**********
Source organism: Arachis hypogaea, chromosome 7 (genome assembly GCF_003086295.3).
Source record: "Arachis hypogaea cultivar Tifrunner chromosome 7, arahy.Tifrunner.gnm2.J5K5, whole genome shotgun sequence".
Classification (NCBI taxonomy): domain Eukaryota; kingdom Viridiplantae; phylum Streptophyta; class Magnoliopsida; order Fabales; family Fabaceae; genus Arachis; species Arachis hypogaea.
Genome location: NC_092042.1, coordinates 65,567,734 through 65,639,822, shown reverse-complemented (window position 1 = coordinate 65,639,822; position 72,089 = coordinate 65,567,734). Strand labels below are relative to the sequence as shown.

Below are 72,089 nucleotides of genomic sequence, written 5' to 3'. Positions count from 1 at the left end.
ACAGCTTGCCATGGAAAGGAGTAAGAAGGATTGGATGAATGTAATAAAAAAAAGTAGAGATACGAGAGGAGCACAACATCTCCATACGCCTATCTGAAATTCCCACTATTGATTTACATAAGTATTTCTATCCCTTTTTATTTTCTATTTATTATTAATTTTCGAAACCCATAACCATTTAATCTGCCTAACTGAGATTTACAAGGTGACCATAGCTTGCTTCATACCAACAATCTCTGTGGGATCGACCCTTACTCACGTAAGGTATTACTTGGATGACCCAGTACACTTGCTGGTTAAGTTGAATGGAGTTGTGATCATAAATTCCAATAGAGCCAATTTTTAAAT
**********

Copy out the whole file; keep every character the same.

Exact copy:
Source organism: Arachis hypogaea, chromosome 7 (genome assembly GCF_003086295.3).
Source record: "Arachis hypogaea cultivar Tifrunner chromosome 7, arahy.Tifrunner.gnm2.J5K5, whole genome shotgun sequence".
Classification (NCBI taxonomy): domain Eukaryota; kingdom Viridiplantae; phylum Streptophyta; class Magnoliopsida; order Fabales; family Fabaceae; genus Arachis; species Arachis hypogaea.
Genome location: NC_092042.1, coordinates 65,567,734 through 65,639,822, shown reverse-complemented (window position 1 = coordinate 65,639,822; position 72,089 = coordinate 65,567,734). Strand labels below are relative to the sequence as shown.

Below are 72,089 nucleotides of genomic sequence, written 5' to 3'. Positions count from 1 at the left end.
ACAGCTTGCCATGGAAAGGAGTAAGAAGGATTGGATGAATGTAATAAAAAAAAGTAGAGATACGAGAGGAGCACAACATCTCCATACGCCTATCTGAAATTCCCACTATTGATTTACATAAGTATTTCTATCCCTTTTTATTTTCTATTTATTATTAATTTTCGAAACCCATAACCATTTAATCTGCCTAACTGAGATTTACAAGGTGACCATAGCTTGCTTCATACCAACAATCTCTGTGGGATCGACCCTTACTCACGTAAGGTATTACTTGGATGACCCAGTACACTTGCTGGTTAAGTTGAATGGAGTTGTGATCATAAATTCCAATAGAGCCAATTTTTAAAT